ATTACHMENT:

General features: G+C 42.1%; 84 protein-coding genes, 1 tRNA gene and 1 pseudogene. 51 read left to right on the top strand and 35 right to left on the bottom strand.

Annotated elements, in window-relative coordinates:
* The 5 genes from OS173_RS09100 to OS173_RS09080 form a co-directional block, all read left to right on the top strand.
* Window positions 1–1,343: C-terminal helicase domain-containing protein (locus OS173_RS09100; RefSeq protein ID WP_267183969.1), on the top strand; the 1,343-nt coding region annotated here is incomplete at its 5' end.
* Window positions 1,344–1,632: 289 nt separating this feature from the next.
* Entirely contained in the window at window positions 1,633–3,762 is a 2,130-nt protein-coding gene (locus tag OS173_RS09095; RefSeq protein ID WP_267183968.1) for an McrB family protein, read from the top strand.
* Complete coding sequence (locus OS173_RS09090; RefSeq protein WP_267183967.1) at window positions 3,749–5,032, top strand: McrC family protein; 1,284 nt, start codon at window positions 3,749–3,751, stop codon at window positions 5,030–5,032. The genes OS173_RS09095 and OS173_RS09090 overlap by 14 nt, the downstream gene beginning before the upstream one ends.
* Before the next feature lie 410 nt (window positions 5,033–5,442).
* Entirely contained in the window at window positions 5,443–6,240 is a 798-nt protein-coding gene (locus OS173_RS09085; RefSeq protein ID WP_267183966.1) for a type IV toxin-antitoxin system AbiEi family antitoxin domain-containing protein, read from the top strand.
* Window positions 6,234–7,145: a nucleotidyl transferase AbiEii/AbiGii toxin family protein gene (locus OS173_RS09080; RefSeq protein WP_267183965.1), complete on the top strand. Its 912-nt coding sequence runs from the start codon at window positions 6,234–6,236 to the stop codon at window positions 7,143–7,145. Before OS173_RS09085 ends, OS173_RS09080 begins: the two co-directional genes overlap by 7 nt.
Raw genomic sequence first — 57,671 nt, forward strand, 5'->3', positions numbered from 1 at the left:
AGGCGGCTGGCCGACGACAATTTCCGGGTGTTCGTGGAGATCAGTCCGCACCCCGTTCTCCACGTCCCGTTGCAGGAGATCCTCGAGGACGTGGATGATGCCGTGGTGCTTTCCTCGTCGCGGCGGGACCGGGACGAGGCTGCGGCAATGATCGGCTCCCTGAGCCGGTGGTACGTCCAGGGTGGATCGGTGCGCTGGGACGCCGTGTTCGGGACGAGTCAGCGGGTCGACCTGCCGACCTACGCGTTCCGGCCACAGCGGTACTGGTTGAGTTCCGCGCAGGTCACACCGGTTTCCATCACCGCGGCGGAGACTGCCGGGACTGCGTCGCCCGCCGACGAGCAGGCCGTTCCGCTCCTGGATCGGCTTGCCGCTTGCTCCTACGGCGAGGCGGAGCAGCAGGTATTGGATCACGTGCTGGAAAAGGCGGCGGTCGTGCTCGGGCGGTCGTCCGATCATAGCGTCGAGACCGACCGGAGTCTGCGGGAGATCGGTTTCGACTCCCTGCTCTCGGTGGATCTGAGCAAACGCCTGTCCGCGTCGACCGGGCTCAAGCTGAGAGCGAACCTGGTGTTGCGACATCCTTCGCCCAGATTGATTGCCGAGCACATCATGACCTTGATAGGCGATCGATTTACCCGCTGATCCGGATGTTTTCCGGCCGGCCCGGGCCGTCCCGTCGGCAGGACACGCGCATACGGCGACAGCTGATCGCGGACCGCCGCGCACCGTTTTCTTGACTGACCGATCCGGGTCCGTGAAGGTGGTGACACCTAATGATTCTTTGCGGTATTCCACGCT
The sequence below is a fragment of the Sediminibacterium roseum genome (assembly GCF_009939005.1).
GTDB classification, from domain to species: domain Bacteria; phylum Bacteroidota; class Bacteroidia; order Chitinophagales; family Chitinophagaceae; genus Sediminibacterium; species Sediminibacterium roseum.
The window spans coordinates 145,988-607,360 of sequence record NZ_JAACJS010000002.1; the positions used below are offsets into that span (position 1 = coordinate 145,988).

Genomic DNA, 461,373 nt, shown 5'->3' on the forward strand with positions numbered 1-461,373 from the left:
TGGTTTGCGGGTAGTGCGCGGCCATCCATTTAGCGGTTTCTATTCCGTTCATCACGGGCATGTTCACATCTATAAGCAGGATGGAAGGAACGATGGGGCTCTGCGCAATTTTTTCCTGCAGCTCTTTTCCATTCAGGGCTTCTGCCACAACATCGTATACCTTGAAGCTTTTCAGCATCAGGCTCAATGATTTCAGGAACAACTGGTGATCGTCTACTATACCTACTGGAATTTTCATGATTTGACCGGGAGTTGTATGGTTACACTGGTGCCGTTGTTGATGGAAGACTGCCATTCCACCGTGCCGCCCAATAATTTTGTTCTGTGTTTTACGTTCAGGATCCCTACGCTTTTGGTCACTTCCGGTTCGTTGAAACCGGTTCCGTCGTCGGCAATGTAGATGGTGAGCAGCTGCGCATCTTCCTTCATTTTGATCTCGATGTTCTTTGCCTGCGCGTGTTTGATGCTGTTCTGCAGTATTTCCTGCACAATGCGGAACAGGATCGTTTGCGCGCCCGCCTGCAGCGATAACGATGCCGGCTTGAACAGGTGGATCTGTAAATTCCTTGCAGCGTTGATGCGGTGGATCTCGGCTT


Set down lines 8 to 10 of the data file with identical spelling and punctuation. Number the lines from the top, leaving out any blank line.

* Before the next feature lie 410 nt (window positions 5,033–5,442).
* Entirely contained in the window at window positions 5,443–6,240 is a 798-nt protein-coding gene (locus OS173_RS09085; RefSeq protein ID WP_267183966.1) for a type IV toxin-antitoxin system AbiEi family antitoxin domain-containing protein, read from the top strand.
* Window positions 6,234–7,145: a nucleotidyl transferase AbiEii/AbiGii toxin family protein gene (locus OS173_RS09080; RefSeq protein WP_267183965.1), complete on the top strand. Its 912-nt coding sequence runs from the start codon at window positions 6,234–6,236 to the stop codon at window positions 7,143–7,145. Before OS173_RS09085 ends, OS173_RS09080 begins: the two co-directional genes overlap by 7 nt.